Bateson, Peirce, and the Sign of the Sacred

  • Deborah Eicher-Catt
Part of the Biosemiotics book series (BSEM, volume 2)

I argue that Gregory Bateson and Charles Sanders Peirce, although holding different beliefs about God and religion, share much in common concerning how the body and mind operate as an integrative, recursive communication system. Regardless of their different points of departure on the topic of communication, their philosophic paths necessarily cross at an “interface” that constitutes an epistemological matrix between them. Herein, I explore this matrix and argue that Bateson’s epistemology of the sacred is best understood within a triadic frame of relations offered by semiotician, Charles Sanders Peirce. Specifically, Bateson’s triadic relations of aesthetics, consciousness (mental process), and the sacred are understood by way of Peirce’s existential semiotic categories of Firstness, Secondness, and Thirdness. Hence, we come to know sacred existence as a phenomenological sign action of human semiosis. As a result, Bateson’s epistemology of the sacred becomes more accessible as a philosophy of human existence. We see that his epistemology fosters pragmatic insight concerning the relations between aesthetic perceiving and mental process that supports the characteriological growth of human beings in particular and scientific inquiry in general.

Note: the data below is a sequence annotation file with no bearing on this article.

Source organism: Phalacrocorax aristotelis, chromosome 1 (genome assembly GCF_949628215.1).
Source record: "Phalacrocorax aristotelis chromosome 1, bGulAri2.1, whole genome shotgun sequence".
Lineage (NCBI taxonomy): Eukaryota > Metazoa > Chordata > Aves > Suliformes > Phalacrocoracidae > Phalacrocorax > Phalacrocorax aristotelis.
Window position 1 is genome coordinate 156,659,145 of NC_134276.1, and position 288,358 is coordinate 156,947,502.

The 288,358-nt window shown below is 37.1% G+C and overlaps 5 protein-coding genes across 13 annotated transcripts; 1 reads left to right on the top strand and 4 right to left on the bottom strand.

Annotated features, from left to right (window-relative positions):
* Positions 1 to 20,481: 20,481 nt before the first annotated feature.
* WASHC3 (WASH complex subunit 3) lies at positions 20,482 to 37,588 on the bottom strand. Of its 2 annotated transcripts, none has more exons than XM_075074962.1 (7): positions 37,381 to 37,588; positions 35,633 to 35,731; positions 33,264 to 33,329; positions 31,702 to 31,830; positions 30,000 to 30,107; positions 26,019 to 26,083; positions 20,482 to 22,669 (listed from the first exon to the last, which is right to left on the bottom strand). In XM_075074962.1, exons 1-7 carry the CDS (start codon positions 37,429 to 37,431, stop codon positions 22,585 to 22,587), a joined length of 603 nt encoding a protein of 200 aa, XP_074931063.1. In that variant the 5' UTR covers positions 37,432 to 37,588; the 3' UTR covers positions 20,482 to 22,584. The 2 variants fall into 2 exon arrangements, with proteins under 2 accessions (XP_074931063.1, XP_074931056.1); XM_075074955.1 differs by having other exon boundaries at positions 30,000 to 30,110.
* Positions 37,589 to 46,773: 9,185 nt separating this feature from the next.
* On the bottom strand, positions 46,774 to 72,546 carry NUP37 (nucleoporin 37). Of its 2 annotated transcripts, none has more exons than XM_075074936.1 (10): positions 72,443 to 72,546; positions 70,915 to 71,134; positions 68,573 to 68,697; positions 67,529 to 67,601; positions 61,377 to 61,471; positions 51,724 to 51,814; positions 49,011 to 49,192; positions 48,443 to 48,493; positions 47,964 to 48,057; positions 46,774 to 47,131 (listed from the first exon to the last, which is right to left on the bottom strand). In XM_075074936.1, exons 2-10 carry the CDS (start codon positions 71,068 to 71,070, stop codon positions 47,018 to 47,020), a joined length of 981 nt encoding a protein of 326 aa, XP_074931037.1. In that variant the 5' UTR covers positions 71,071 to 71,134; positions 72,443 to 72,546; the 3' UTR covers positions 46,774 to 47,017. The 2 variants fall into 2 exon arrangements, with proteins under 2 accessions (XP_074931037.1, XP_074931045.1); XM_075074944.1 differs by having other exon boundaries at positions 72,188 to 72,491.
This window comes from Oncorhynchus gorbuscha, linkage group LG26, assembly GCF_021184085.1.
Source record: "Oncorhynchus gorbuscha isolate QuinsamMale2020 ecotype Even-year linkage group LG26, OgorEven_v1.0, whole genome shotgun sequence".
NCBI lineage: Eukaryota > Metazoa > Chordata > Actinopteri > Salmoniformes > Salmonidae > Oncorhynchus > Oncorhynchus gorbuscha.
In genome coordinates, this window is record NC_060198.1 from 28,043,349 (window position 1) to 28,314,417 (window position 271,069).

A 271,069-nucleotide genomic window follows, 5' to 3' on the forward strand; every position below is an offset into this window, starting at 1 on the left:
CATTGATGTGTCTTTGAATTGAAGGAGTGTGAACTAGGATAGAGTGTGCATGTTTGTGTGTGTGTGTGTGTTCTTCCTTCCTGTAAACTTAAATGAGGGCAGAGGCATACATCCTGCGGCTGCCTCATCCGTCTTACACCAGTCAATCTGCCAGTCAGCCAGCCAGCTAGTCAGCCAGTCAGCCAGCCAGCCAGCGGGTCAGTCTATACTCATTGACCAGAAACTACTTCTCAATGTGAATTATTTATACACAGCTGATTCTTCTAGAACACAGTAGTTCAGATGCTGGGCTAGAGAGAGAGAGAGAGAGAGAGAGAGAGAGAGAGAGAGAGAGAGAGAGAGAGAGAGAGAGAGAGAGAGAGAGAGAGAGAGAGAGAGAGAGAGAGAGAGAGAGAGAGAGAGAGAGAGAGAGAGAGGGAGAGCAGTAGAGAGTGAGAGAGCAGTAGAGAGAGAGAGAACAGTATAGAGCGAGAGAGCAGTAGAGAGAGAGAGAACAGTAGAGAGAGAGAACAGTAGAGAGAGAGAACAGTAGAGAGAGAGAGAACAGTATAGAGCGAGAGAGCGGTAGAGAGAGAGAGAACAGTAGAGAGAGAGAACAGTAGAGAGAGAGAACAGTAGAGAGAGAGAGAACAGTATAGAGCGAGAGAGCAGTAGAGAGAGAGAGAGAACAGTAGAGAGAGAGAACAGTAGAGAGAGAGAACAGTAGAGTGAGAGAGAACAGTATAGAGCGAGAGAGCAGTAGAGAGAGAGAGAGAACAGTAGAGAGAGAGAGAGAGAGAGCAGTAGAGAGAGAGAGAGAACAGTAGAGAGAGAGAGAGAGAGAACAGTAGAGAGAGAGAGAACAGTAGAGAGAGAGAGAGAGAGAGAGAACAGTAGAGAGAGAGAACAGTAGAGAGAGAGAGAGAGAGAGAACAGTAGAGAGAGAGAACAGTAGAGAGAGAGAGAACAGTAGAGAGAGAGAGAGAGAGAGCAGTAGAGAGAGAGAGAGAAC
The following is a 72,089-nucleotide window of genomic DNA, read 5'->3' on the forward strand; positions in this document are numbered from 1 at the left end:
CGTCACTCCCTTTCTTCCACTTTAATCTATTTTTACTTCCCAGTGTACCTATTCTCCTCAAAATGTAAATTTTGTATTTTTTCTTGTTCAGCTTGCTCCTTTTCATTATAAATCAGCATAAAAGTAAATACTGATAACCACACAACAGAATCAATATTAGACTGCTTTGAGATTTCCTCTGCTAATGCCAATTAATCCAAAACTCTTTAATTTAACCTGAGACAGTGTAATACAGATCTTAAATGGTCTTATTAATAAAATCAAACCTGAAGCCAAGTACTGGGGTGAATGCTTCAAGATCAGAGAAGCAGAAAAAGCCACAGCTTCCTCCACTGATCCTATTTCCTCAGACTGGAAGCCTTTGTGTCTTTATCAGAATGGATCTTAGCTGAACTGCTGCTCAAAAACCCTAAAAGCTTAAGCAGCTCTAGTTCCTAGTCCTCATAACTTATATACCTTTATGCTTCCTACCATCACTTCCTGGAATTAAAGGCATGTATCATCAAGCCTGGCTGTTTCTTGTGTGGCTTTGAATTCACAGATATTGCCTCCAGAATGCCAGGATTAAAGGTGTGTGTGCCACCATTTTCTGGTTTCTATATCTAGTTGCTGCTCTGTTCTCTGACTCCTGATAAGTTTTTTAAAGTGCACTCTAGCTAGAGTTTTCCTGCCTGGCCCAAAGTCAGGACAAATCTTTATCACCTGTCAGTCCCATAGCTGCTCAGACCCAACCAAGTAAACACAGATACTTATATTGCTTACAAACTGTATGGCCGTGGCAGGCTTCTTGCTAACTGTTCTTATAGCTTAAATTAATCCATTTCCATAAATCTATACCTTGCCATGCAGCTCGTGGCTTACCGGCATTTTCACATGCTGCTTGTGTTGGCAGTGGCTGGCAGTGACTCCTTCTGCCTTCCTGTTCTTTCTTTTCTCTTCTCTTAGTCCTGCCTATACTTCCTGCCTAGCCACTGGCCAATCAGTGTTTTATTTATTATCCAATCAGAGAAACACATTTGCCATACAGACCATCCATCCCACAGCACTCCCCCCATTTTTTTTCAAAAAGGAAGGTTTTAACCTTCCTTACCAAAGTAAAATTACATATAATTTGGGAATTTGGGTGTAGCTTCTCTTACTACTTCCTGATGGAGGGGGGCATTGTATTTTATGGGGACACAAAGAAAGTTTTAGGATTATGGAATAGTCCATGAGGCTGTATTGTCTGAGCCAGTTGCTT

Gregory Bateson Charles S. Peirce semiotics communication sacred 


Unable to display preview. Download preview PDF.

Unable to display preview. Download preview PDF.


  1. Bateson, G. (1972). Steps to an Ecology of Mind. New York: Ballantine.Google Scholar
  2. Bateson, G. (1979). Mind and Nature: A Necessary Unity. New York: E.P. Dutton.Google Scholar
  3. Bateson, G. & Bateson, M. C. (1987). Angels Fear: Towards an Epistemology of the Sacred. New York: Bantam Books.Google Scholar
  4. Bateson, G. (1991). In R. Donaldson (Ed.), A Sacred Unity: Further Steps to an Ecology of Mind, Gregory Bateson. New York: HarperCollins.Google Scholar
  5. Berger, C. R. & Calabrese, R. (1975). Some explorations in initial interaction and beyond: Toward a developmental theory of interpersonal communication. Human Communication Research, 1, 99–112.CrossRefGoogle Scholar
  6. Catt, I. (2000). The institution of communitarianism and the communicology of Pierre Bourdieu. The American Journal of Semiotics, 15/16 (1–4), 187–206.Google Scholar
  7. Catt, I. (2002). Communicology and narcissism: Disciplines of the heart. Journal of Applied Psychoanalytic Studies, 4, 389–411.CrossRefGoogle Scholar
  8. Colapietro, V. M. (1989). Peirce’s Approach to the Self: A Semiotic Perspective on Human Subjectivity. Albany, NY: SUNY.Google Scholar
  9. Deledalle, G. (2000). Charles S. Peirce’s Philosophy of Signs: Essays in Comparative Semiotics. Bloomington, IN: Indiana University Press.Google Scholar
  10. Eicher-Catt, D. (1996). Searching for the Sacrality of Motherhood. Unpublished doctoral dissertation, Southern Illinois University at Carbondale.Google Scholar
  11. Eicher-Catt, D. (2001) [printed in 2003]. A Communicology of female/feminine embodiment: The case of non-custodial motherhood. The American Journal of Semiotics, 17 (4), 93–130.Google Scholar